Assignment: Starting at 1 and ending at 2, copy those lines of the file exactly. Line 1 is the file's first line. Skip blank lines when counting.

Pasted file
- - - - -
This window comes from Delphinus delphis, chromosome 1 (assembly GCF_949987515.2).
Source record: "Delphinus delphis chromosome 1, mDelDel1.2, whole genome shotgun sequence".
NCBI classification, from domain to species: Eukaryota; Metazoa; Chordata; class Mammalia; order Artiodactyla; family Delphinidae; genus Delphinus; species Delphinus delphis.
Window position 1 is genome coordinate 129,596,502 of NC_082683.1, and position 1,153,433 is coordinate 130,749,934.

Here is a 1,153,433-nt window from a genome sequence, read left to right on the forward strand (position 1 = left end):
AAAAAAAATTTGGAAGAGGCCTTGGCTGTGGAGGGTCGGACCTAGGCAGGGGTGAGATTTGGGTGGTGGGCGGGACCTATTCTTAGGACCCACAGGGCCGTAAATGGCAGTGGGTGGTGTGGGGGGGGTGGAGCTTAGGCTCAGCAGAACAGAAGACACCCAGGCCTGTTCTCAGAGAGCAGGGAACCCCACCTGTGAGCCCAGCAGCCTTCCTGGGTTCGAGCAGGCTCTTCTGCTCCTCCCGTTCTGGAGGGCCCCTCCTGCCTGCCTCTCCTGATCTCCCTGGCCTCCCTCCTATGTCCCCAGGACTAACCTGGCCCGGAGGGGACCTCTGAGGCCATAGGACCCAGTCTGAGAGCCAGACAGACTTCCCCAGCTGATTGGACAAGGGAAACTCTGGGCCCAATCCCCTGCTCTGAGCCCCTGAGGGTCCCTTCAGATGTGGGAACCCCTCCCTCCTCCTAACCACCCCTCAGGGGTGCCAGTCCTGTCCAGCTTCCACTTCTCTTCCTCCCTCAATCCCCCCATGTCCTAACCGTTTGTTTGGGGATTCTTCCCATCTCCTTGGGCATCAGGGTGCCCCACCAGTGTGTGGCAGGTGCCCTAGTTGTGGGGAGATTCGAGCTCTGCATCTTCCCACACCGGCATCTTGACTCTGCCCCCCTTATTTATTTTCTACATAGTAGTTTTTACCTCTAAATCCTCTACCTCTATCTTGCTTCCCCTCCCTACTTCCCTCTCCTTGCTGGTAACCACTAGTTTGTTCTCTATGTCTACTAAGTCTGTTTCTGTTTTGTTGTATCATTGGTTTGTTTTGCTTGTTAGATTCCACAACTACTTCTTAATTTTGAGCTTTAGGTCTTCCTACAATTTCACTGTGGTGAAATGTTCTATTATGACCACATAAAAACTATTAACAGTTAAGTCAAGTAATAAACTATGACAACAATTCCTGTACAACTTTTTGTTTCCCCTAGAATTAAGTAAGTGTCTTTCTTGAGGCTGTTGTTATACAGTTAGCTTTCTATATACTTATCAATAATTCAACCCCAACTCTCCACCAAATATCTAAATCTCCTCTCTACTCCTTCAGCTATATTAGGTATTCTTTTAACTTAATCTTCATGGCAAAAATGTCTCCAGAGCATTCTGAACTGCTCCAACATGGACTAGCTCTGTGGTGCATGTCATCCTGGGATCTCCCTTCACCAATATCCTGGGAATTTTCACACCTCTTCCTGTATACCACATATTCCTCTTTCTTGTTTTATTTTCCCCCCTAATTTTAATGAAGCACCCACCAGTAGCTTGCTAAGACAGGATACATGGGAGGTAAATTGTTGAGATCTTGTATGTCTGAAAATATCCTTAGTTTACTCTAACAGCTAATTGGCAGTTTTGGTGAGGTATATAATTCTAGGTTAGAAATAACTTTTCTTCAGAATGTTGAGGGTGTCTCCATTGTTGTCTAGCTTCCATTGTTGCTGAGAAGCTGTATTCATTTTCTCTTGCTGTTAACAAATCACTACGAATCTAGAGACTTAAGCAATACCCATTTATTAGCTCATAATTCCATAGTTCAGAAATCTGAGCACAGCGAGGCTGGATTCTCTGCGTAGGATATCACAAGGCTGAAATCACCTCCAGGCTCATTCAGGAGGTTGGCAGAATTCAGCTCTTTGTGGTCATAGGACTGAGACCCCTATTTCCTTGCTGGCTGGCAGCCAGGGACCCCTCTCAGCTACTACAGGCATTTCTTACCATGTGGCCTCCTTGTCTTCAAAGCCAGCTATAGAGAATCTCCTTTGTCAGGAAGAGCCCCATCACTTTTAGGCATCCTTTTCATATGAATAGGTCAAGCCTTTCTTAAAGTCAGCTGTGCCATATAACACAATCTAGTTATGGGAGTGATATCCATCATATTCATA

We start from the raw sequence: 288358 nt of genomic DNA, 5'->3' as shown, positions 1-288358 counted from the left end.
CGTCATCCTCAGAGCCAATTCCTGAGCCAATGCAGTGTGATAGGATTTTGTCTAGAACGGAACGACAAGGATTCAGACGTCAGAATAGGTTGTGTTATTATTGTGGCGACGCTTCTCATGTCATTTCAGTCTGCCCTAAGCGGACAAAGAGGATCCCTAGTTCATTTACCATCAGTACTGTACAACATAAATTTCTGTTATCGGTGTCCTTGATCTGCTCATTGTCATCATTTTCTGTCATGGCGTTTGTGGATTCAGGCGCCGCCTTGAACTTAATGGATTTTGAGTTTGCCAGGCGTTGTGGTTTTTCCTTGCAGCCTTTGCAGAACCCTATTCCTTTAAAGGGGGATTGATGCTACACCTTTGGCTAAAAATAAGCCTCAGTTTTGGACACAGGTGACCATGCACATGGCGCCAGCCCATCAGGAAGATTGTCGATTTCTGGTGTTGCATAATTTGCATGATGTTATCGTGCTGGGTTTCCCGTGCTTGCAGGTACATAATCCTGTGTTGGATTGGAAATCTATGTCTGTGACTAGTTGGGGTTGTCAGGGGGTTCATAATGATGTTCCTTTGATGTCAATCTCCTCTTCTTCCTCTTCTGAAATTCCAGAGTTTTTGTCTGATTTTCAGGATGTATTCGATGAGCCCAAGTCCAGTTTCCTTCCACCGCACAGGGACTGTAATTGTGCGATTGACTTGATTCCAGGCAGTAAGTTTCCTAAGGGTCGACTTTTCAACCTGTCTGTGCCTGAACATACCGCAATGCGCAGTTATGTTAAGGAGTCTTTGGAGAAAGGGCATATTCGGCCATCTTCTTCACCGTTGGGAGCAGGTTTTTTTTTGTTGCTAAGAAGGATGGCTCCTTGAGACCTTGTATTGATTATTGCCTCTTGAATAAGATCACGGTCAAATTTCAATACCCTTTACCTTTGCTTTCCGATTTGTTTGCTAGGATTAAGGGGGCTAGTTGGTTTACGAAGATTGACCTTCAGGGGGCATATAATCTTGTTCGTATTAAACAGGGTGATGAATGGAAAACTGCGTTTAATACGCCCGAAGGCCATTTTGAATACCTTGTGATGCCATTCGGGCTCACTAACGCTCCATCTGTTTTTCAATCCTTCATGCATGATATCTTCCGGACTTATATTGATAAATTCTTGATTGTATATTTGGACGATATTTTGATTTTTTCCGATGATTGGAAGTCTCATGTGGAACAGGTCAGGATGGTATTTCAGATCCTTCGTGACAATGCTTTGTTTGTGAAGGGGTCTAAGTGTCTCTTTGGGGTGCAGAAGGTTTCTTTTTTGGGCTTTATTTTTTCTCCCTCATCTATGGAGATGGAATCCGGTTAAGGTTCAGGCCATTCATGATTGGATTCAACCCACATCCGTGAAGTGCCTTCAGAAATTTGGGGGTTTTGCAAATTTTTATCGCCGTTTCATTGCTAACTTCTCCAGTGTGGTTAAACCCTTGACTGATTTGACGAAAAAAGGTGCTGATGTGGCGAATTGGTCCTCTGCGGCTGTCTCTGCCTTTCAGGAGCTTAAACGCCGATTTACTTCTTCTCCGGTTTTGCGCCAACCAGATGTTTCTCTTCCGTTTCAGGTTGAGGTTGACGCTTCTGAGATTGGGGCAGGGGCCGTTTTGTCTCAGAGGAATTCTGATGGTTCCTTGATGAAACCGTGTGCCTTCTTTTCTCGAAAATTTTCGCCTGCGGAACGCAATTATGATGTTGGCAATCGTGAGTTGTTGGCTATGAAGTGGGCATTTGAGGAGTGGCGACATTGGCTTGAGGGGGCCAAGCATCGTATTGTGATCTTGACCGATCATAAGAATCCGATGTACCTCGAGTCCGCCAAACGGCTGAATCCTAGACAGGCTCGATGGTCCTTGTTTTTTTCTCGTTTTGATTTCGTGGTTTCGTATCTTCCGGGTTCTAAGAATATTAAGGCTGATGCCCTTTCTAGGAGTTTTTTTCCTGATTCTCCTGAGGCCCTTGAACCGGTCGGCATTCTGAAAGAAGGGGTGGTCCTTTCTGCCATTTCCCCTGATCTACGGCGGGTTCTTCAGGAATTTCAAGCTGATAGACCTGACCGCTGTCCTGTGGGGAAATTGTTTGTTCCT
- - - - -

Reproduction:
This window comes from Delphinus delphis, chromosome 1 (assembly GCF_949987515.2).
Source record: "Delphinus delphis chromosome 1, mDelDel1.2, whole genome shotgun sequence".